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The new chip architecture, which will appear in 2006, will be Intel's first new architecture since NetBurst in 2000, which produced the Pentium 4. The announcement is expected to be the main news at the Intel Developer Forum (IDF), taking place this week.
The first chips based on the new platform will include Merom, a multi-core platform for mobile computers, and Conroe, a multi-core desktop platform. They are expected to host up to four cores on a single piece of silicon.
Intel is also expected to discuss new server virtualisation capabilities and forthcoming notebook power management features.
Earlier this year virtualisation software supplier VMware said it would be working with Intel to use the chip-based virtualisation features in Intel's server and desktop processors. Intel's virtualisation technology was formerly codenamed Vanderpool Technology.
On the notebook side, further details are expected of Intel's next generation Centrino mobile platform, codenamed Napa, which Intel discussed at its March IDF. The first product to ship under Napa is Intel's 65-nanometer dual-core Pentium M processor codenamed Yonah.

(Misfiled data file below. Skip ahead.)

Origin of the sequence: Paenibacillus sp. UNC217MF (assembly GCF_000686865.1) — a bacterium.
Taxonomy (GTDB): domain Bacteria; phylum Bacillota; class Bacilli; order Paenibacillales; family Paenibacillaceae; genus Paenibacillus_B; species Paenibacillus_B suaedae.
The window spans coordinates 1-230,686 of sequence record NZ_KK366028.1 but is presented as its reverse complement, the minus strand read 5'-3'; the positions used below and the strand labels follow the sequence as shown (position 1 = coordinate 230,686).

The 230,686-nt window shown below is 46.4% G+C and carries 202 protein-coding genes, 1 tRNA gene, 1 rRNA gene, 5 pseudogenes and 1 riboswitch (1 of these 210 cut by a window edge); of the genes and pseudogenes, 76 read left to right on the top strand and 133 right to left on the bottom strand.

Intel is also working with hardware suppliers to increase notebook battery power to eight hours by 2008 - a significant boost on today's typical four hours.
Meanwhile, Intel rival AMD has launched its low-end Athlon 64 processor earlier this month. The AMD Athlon 64 X2 dual-core processor 3800+ has been designed to provide an entry point to dual-core computing on desktop PCs.
Previous products in AMD's Athlon 64 dual-core range had been targeted at professional users and the digital media market. On the server side, IBM has started to sell blade servers based on AMD's dual-core 64-bit Opteron processors.
Itanium 2 goes dual-core
Intel's next-generation 64-bit Itanium processor, codenamed Montecito, will feature dual-processing cores, and is due to arrive at the end of 2005.
The dual-core Montecito Itaniums will be the first chips to have Vanderpool virtualisation features, as well as Pellston error correction technology, Foxton technology, which boosts the clock speed on the Itanium chip as the workload demands it, and DBS power management features.
The Madison chips will run at speeds of 1.66GHz, with cache sizes of 9Mbytes and 6Mbytes, and are expected to be used by mainframe suppliers such as Hitachi, Fujitsu and Silicon Graphics.
In July, Intel released the last batch of single-core Itanium processors, and is to release two new Itanium 2 processors from the 64-bit Madison family.